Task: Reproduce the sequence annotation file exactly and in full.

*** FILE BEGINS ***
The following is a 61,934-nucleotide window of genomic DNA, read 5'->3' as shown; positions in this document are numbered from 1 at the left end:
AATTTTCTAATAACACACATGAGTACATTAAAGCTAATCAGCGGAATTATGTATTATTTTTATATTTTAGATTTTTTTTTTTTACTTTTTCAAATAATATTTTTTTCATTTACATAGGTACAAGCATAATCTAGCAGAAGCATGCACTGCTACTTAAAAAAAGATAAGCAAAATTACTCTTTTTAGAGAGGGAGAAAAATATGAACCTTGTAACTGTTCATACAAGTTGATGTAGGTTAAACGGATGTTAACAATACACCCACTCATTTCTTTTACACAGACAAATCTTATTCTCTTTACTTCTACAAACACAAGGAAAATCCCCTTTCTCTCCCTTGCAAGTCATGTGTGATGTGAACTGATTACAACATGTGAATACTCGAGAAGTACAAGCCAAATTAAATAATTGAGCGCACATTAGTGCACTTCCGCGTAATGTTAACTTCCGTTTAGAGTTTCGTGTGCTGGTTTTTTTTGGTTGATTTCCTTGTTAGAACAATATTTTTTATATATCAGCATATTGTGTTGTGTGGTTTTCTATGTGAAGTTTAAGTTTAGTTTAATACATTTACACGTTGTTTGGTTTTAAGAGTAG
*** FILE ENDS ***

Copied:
The following is a 61,934-nucleotide window of genomic DNA, read 5'->3' as shown; positions in this document are numbered from 1 at the left end:
AATTTTCTAATAACACACATGAGTACATTAAAGCTAATCAGCGGAATTATGTATTATTTTTATATTTTAGATTTTTTTTTTTTACTTTTTCAAATAATATTTTTTTCATTTACATAGGTACAAGCATAATCTAGCAGAAGCATGCACTGCTACTTAAAAAAAGATAAGCAAAATTACTCTTTTTAGAGAGGGAGAAAAATATGAACCTTGTAACTGTTCATACAAGTTGATGTAGGTTAAACGGATGTTAACAATACACCCACTCATTTCTTTTACACAGACAAATCTTATTCTCTTTACTTCTACAAACACAAGGAAAATCCCCTTTCTCTCCCTTGCAAGTCATGTGTGATGTGAACTGATTACAACATGTGAATACTCGAGAAGTACAAGCCAAATTAAATAATTGAGCGCACATTAGTGCACTTCCGCGTAATGTTAACTTCCGTTTAGAGTTTCGTGTGCTGGTTTTTTTTGGTTGATTTCCTTGTTAGAACAATATTTTTTATATATCAGCATATTGTGTTGTGTGGTTTTCTATGTGAAGTTTAAGTTTAGTTTAATACATTTACACGTTGTTTGGTTTTAAGAGTAG